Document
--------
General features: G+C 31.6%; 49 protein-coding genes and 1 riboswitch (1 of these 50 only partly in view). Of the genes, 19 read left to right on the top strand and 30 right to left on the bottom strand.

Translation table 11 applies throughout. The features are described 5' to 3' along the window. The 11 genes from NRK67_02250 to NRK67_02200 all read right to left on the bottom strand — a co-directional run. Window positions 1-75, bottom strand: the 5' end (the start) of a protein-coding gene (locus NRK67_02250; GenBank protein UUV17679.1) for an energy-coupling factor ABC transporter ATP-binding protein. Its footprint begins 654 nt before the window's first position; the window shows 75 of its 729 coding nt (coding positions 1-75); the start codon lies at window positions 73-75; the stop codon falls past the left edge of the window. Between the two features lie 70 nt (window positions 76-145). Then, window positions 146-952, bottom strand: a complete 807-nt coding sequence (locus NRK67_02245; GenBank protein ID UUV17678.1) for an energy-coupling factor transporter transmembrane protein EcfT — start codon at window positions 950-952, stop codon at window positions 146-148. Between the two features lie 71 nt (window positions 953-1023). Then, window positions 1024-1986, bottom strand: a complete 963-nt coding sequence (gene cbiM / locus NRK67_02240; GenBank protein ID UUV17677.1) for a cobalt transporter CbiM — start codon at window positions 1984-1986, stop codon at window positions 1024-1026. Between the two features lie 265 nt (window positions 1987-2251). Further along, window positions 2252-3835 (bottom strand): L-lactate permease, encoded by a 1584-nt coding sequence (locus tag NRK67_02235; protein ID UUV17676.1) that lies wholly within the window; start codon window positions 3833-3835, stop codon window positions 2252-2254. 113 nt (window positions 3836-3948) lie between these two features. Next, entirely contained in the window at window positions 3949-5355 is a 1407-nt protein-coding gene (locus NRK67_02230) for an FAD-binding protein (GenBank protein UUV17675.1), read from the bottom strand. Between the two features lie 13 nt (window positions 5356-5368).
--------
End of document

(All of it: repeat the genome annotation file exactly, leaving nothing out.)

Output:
General features: G+C 31.6%; 49 protein-coding genes and 1 riboswitch (1 of these 50 only partly in view). Of the genes, 19 read left to right on the top strand and 30 right to left on the bottom strand.

Translation table 11 applies throughout. The features are described 5' to 3' along the window. The 11 genes from NRK67_02250 to NRK67_02200 all read right to left on the bottom strand — a co-directional run. Window positions 1-75, bottom strand: the 5' end (the start) of a protein-coding gene (locus NRK67_02250; GenBank protein UUV17679.1) for an energy-coupling factor ABC transporter ATP-binding protein. Its footprint begins 654 nt before the window's first position; the window shows 75 of its 729 coding nt (coding positions 1-75); the start codon lies at window positions 73-75; the stop codon falls past the left edge of the window. Between the two features lie 70 nt (window positions 76-145). Then, window positions 146-952, bottom strand: a complete 807-nt coding sequence (locus NRK67_02245; GenBank protein ID UUV17678.1) for an energy-coupling factor transporter transmembrane protein EcfT — start codon at window positions 950-952, stop codon at window positions 146-148. Between the two features lie 71 nt (window positions 953-1023). Then, window positions 1024-1986, bottom strand: a complete 963-nt coding sequence (gene cbiM / locus NRK67_02240; GenBank protein ID UUV17677.1) for a cobalt transporter CbiM — start codon at window positions 1984-1986, stop codon at window positions 1024-1026. Between the two features lie 265 nt (window positions 1987-2251). Further along, window positions 2252-3835 (bottom strand): L-lactate permease, encoded by a 1584-nt coding sequence (locus tag NRK67_02235; protein ID UUV17676.1) that lies wholly within the window; start codon window positions 3833-3835, stop codon window positions 2252-2254. 113 nt (window positions 3836-3948) lie between these two features. Next, entirely contained in the window at window positions 3949-5355 is a 1407-nt protein-coding gene (locus NRK67_02230) for an FAD-binding protein (GenBank protein UUV17675.1), read from the bottom strand. Between the two features lie 13 nt (window positions 5356-5368).